Thursday, May 2, 2013


Shortly before I took my tumble on February 1, my mother's beloved 14 year old hound, Rusty, died.  At the time she said she didn't think she'd ever get another dog.  After about two weeks, my mother and sister, who lives with her, could stand it no more.  They had to have a dog in the house.

Recycled Doggies was taking part in the My Furry Valentine event, a huge gathering of rescues from the greater Cincinnati area.  I checked out their website of available dogs ahead of time and e-mailed my mother about a little hound/dachshund mix named Lilly.  Turns out my mother already had her eye on her.  After a few e-mails with Recycled Doggies regarding the dog's temperament and disposition towards cats and other dogs (in case some day the new pooch would have to come live with me), we decided she sounded like a winner and planned to get to the event right when they opened, before anybody else could scoop her up.  My mother went from  not wanting a dog at all to desperately wanting this dog in the span of about 24 hours.

At My Furry Valentine,
waiting to go home.
My Furry Valentine is so huge that it was held at the distribution center for leash makers flexi USA.  Parking was across the street and a shuttle bus brought visitors to the door.  My husband had come along, he claimed, because he wanted to see the new dog.  I think it was really just to ensure that I didn't bring a new one home myself.  I tried to tell him I had my arm in a sling and was hardly in a position to stealthily sneak a dog into the house.  He turned out to be useful since Lilly was terrified of the whole thing -- noise, people, dogs -- and refused to go with us on the leash.  He carried her through the warehouse, across the parking lot, and onto the shuttle bus.  Then off the shuttle bus, across another parking lot, and into the van.  I think he was sorry he came.

On the way to the event we discussed names.  Emily was almost chosen, although Foghorn kept insisting on Viola for reasons known to no one but her.  Then my sister mentioned the name Addie.  She was thinking of the little girl in A House Without a Christmas Tree, one of my mother's favorite Christmas shows.  I immediately got an image of Tatum O'Neal in Paper Moon.  Either way the name seemed to fit this small, slightly fluffy pooch.

I've always said my mother has a knack for ending up with neurotic dogs.  She manages to attract the Woody Allens of the canine world and Addie is no exception.  In all fairness, we think the poor little thing had quite a life before ending up with Recycled Doggies.  She was dumped at a rural Kentucky shelter by her family who was moving and decided not to take her with them.  Their loss is our gain.  Actually, their loss is also Addie's gain, as I don't think she was treated well.  She's very nervous and extremely quiet, to the point where the first week we thought her barker was broken.  She's terrified of men, even my husband.  He takes this a little personally since he hauled her furry butt all over the place on adoption day.  She no longer runs and hides in another room when he's around.  She mostly cowers behind one of her owners and barks at him.  She will eventually accept some treats, but it takes all her courage and she immediately ducks behind a caregiver after swallowing.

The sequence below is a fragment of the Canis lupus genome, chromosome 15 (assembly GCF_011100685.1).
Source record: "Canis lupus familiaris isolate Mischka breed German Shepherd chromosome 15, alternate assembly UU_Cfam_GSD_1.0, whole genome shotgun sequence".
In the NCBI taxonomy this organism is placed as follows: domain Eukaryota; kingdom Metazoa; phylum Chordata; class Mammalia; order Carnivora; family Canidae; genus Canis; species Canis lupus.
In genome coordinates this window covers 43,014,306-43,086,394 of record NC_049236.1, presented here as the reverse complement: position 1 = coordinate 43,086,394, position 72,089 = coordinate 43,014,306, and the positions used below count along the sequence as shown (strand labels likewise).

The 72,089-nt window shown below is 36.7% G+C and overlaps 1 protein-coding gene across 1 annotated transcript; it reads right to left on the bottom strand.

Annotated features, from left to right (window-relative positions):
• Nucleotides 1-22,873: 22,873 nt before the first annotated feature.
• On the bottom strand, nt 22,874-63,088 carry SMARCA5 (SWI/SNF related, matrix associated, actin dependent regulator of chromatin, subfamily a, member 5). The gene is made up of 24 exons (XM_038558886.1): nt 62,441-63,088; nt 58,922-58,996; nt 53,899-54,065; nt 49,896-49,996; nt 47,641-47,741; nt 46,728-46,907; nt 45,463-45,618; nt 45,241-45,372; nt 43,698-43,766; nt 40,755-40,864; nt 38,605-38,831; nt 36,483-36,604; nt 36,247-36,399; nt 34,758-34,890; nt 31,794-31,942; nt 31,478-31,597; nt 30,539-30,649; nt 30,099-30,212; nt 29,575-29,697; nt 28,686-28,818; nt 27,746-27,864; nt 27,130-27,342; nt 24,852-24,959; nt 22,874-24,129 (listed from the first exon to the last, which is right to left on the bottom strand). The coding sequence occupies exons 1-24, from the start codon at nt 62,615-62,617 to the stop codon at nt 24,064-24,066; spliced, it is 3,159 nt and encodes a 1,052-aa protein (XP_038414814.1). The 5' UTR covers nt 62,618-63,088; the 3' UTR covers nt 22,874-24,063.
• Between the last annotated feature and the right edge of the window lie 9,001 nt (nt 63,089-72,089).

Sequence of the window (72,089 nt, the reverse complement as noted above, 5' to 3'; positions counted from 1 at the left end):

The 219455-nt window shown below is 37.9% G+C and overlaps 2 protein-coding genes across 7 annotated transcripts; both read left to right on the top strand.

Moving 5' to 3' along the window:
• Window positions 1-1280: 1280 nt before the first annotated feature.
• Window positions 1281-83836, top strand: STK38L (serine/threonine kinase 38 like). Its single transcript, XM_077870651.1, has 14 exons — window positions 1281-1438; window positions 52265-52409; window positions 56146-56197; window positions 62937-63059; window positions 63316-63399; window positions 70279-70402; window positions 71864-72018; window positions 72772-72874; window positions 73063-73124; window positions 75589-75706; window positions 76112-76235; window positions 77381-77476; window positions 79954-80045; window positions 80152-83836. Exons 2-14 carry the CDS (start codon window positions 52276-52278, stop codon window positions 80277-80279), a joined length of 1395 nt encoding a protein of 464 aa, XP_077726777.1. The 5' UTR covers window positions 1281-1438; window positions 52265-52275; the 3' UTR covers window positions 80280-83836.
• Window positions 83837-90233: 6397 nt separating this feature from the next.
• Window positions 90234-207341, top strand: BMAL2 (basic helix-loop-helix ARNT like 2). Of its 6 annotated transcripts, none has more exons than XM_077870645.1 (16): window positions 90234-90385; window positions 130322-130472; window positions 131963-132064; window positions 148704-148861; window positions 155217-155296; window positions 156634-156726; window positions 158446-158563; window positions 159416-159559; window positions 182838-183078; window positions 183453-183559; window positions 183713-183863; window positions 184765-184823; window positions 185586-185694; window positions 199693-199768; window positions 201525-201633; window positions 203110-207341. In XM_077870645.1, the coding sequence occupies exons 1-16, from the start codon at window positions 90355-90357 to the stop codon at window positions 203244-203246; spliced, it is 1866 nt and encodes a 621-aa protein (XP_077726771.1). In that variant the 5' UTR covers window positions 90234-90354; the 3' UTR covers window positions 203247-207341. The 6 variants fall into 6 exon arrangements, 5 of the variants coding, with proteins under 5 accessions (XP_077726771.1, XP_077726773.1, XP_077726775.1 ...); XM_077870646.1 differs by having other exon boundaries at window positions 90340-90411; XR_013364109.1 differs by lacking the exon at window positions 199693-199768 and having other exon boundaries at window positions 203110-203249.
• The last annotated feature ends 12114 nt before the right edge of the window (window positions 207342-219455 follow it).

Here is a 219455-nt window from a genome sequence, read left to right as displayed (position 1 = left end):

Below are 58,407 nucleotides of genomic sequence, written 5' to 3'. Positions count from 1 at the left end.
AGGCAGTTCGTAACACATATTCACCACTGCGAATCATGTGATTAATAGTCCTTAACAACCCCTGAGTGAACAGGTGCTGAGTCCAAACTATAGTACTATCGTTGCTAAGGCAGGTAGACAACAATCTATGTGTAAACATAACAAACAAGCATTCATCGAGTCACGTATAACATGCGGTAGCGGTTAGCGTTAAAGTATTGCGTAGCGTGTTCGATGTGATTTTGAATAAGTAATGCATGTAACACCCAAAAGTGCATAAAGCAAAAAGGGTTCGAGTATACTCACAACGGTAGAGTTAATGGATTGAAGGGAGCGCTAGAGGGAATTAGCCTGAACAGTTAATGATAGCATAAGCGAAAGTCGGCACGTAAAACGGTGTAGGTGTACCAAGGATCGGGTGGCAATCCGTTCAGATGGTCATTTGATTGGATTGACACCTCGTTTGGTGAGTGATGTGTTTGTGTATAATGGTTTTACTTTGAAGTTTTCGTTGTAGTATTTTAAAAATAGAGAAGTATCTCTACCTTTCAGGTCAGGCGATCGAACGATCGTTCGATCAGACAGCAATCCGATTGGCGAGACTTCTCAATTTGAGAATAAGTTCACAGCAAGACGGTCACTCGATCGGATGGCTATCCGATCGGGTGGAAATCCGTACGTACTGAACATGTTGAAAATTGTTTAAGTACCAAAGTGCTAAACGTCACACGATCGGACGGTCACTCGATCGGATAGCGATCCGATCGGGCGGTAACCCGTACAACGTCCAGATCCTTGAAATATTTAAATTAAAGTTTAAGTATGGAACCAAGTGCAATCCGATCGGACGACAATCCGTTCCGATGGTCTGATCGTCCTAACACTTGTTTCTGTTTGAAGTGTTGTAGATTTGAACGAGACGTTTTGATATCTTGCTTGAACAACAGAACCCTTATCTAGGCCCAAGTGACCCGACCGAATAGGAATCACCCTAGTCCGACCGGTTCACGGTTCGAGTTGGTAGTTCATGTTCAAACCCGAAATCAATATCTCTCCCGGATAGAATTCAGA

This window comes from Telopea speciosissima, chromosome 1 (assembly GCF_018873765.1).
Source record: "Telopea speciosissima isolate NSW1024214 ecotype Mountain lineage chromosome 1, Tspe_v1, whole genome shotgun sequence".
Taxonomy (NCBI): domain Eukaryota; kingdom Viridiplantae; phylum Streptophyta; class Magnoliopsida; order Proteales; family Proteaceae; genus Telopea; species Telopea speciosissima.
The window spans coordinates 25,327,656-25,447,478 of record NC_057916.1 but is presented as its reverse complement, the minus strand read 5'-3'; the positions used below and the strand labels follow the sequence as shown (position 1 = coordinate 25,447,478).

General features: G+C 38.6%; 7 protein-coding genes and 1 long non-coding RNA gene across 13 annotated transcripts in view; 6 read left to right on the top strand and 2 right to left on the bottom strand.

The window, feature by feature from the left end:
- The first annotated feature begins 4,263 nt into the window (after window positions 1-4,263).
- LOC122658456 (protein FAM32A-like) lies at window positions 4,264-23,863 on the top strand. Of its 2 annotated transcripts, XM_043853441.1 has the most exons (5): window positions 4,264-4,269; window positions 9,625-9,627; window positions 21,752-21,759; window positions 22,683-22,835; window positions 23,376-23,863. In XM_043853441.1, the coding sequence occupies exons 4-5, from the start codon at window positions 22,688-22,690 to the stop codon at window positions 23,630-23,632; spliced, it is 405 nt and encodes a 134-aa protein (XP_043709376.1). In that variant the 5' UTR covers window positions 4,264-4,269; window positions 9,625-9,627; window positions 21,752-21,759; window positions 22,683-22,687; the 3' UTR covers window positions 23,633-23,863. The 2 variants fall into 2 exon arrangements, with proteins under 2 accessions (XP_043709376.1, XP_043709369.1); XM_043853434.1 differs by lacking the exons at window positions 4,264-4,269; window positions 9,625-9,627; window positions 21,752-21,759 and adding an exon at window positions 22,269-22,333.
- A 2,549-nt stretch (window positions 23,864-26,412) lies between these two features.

Despite her emotional issues, she's just about the sweetest little thing in the world.  She can't get enough love and attention and petting (at least from those of us without a Y chromosome).  She loves to lounge on the couch on a big pillow and my sister covers her up with an afghan at night. that case I could hardly wait to get my knitting fingers back so I could make Addie her own afghan.

Addie's Afghan
It didn't have to be big, so I chose the Sunny Baby Blanket by Lucie Sinkler.  (My Ravelry notes are here.)  While the pattern is intended to be made in one color, I decided to use up the leftover yarn from the Hoover Blanket I made for my mother last year.  I love the Depression green with the rose pink together.  Plus it was a way to use up a couple partial skeins of yarn I had left over.  Plus I figure if it was using left over yarn my mother wouldn't decide the afghan is "too nice" for the dog to use.  (She has yet to use any of the dishcloths or place mats I made her because they're "too nice" to get dirty.) 

Addie's fitting in nicely in our family.  She has a nickname from me ("Addie Banaddie") and every time I see her I have to break into "Let's Have Another Cup of Coffee."   (I'll never get Tatum O'Neal out of my head now.)  At first she gave me the bug-eyed, freaked out look common to those listening to my singing.  Now she's gotten used to it and accepts that I'm not a maniac.  Well, she accepts that I'm a harmless manic...who can knit nice soft blankets.


* A Furry Kind of Love

Keep Calm and Hug a Dog


1 comment:

Anonymous said...

This afghan is just beautiful and should be going to someone for a baby - but I don't know anyone with a baby and Addie loves it.

I've always liked that song.